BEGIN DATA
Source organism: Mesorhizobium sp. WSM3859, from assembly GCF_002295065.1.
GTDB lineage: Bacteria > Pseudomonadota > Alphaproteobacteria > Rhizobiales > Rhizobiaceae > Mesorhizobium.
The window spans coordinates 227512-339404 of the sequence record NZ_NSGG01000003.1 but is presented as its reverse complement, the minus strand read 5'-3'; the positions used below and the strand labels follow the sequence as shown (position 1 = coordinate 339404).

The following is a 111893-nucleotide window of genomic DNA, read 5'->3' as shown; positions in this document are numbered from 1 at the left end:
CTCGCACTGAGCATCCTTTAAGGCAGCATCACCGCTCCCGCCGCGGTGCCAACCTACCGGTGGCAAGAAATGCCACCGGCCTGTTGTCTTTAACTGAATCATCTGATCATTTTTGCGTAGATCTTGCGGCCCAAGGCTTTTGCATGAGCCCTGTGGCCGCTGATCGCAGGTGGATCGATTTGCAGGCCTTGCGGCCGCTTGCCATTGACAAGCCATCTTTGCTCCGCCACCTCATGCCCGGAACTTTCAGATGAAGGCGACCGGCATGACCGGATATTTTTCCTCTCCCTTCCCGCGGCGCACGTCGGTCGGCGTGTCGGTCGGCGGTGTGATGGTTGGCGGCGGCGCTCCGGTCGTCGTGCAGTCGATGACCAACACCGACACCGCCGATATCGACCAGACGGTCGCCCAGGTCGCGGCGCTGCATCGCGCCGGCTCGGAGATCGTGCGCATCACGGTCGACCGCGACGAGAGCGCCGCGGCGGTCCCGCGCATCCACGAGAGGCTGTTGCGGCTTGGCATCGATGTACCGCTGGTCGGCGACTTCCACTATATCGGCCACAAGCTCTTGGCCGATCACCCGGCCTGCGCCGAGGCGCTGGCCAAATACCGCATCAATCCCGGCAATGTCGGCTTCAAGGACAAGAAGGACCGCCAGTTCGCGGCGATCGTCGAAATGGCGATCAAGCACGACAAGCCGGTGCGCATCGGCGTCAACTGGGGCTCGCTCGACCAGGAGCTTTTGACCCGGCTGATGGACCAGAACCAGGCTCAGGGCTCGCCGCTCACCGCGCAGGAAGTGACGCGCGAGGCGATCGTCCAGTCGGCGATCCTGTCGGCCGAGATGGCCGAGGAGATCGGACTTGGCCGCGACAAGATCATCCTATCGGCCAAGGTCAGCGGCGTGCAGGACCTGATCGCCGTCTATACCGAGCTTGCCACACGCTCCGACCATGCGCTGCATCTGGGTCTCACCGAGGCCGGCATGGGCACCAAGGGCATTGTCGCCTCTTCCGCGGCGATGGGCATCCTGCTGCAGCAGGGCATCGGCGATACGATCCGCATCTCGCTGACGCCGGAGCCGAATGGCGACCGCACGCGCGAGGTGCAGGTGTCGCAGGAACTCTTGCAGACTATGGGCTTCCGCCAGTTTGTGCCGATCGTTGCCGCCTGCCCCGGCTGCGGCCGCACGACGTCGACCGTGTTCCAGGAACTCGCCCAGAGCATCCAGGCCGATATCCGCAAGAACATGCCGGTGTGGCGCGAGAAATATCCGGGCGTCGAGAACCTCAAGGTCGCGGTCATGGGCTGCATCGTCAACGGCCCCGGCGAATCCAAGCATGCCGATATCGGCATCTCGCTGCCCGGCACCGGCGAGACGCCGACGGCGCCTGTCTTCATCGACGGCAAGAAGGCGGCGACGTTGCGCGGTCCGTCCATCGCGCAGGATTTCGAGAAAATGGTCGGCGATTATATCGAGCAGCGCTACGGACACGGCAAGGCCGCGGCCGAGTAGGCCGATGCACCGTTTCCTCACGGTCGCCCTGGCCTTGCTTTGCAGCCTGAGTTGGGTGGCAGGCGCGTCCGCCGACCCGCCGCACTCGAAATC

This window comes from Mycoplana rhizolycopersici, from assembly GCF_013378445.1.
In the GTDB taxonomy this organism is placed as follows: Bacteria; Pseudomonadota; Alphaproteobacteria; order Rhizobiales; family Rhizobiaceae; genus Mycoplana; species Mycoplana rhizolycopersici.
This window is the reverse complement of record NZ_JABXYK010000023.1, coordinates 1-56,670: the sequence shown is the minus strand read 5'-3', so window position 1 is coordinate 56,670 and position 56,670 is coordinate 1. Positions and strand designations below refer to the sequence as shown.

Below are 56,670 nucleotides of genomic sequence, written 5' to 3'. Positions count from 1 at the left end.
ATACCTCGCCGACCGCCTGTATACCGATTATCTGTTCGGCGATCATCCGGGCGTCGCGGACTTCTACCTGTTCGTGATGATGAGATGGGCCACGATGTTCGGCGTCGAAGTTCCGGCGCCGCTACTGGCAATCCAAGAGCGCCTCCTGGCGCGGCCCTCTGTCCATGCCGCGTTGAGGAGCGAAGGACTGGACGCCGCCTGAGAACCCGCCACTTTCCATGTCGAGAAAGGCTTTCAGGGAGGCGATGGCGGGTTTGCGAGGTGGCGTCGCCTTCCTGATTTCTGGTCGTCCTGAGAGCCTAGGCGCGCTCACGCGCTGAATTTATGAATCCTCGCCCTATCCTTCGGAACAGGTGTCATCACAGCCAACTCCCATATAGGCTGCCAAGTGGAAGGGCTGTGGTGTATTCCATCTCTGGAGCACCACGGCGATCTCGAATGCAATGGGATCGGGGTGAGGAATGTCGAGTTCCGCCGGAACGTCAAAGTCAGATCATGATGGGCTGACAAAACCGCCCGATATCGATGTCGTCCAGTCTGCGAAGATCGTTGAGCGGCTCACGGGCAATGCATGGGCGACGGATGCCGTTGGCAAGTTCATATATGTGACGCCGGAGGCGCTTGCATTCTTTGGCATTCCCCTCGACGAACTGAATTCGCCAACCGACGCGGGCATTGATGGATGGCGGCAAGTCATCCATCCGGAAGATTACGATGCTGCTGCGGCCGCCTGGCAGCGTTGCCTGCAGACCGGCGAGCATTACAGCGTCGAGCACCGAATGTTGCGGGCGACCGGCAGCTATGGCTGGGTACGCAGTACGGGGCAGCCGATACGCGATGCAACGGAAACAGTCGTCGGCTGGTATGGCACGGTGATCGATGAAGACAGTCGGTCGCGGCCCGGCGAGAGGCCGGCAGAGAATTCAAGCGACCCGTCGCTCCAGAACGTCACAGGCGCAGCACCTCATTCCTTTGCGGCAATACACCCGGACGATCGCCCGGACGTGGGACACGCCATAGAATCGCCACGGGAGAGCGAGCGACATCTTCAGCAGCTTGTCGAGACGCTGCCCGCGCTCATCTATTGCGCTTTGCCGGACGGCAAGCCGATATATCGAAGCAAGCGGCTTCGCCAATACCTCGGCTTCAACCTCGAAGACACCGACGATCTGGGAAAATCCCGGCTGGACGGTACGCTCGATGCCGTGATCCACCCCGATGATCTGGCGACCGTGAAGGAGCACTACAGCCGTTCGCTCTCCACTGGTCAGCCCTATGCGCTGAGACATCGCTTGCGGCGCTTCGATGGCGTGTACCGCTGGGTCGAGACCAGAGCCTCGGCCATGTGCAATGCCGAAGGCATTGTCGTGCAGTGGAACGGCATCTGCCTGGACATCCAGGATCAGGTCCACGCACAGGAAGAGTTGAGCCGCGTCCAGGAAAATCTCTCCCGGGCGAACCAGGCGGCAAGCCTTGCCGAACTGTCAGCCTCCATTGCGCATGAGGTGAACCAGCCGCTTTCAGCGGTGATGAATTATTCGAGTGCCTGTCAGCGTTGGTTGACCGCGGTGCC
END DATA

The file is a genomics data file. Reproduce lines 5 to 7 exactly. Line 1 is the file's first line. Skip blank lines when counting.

CTCGCACTGAGCATCCTTTAAGGCAGCATCACCGCTCCCGCCGCGGTGCCAACCTACCGGTGGCAAGAAATGCCACCGGCCTGTTGTCTTTAACTGAATCATCTGATCATTTTTGCGTAGATCTTGCGGCCCAAGGCTTTTGCATGAGCCCTGTGGCCGCTGATCGCAGGTGGATCGATTTGCAGGCCTTGCGGCCGCTTGCCATTGACAAGCCATCTTTGCTCCGCCACCTCATGCCCGGAACTTTCAGATGAAGGCGACCGGCATGACCGGATATTTTTCCTCTCCCTTCCCGCGGCGCACGTCGGTCGGCGTGTCGGTCGGCGGTGTGATGGTTGGCGGCGGCGCTCCGGTCGTCGTGCAGTCGATGACCAACACCGACACCGCCGATATCGACCAGACGGTCGCCCAGGTCGCGGCGCTGCATCGCGCCGGCTCGGAGATCGTGCGCATCACGGTCGACCGCGACGAGAGCGCCGCGGCGGTCCCGCGCATCCACGAGAGGCTGTTGCGGCTTGGCATCGATGTACCGCTGGTCGGCGACTTCCACTATATCGGCCACAAGCTCTTGGCCGATCACCCGGCCTGCGCCGAGGCGCTGGCCAAATACCGCATCAATCCCGGCAATGTCGGCTTCAAGGACAAGAAGGACCGCCAGTTCGCGGCGATCGTCGAAATGGCGATCAAGCACGACAAGCCGGTGCGCATCGGCGTCAACTGGGGCTCGCTCGACCAGGAGCTTTTGACCCGGCTGATGGACCAGAACCAGGCTCAGGGCTCGCCGCTCACCGCGCAGGAAGTGACGCGCGAGGCGATCGTCCAGTCGGCGATCCTGTCGGCCGAGATGGCCGAGGAGATCGGACTTGGCCGCGACAAGATCATCCTATCGGCCAAGGTCAGCGGCGTGCAGGACCTGATCGCCGTCTATACCGAGCTTGCCACACGCTCCGACCATGCGCTGCATCTGGGTCTCACCGAGGCCGGCATGGGCACCAAGGGCATTGTCGCCTCTTCCGCGGCGATGGGCATCCTGCTGCAGCAGGGCATCGGCGATACGATCCGCATCTCGCTGACGCCGGAGCCGAATGGCGACCGCACGCGCGAGGTGCAGGTGTCGCAGGAACTCTTGCAGACTATGGGCTTCCGCCAGTTTGTGCCGATCGTTGCCGCCTGCCCCGGCTGCGGCCGCACGACGTCGACCGTGTTCCAGGAACTCGCCCAGAGCATCCAGGCCGATATCCGCAAGAACATGCCGGTGTGGCGCGAGAAATATCCGGGCGTCGAGAACCTCAAGGTCGCGGTCATGGGCTGCATCGTCAACGGCCCCGGCGAATCCAAGCATGCCGATATCGGCATCTCGCTGCCCGGCACCGGCGAGACGCCGACGGCGCCTGTCTTCATCGACGGCAAGAAGGCGGCGACGTTGCGCGGTCCGTCCATCGCGCAGGATTTCGAGAAAATGGTCGGCGATTATATCGAGCAGCGCTACGGACACGGCAAGGCCGCGGCCGAGTAGGCCGATGCACCGTTTCCTCACGGTCGCCCTGGCCTTGCTTTGCAGCCTGAGTTGGGTGGCAGGCGCGTCCGCCGACCCGCCGCACTCGAAATC

This window comes from Mycoplana rhizolycopersici, from assembly GCF_013378445.1.
In the GTDB taxonomy this organism is placed as follows: Bacteria; Pseudomonadota; Alphaproteobacteria; order Rhizobiales; family Rhizobiaceae; genus Mycoplana; species Mycoplana rhizolycopersici.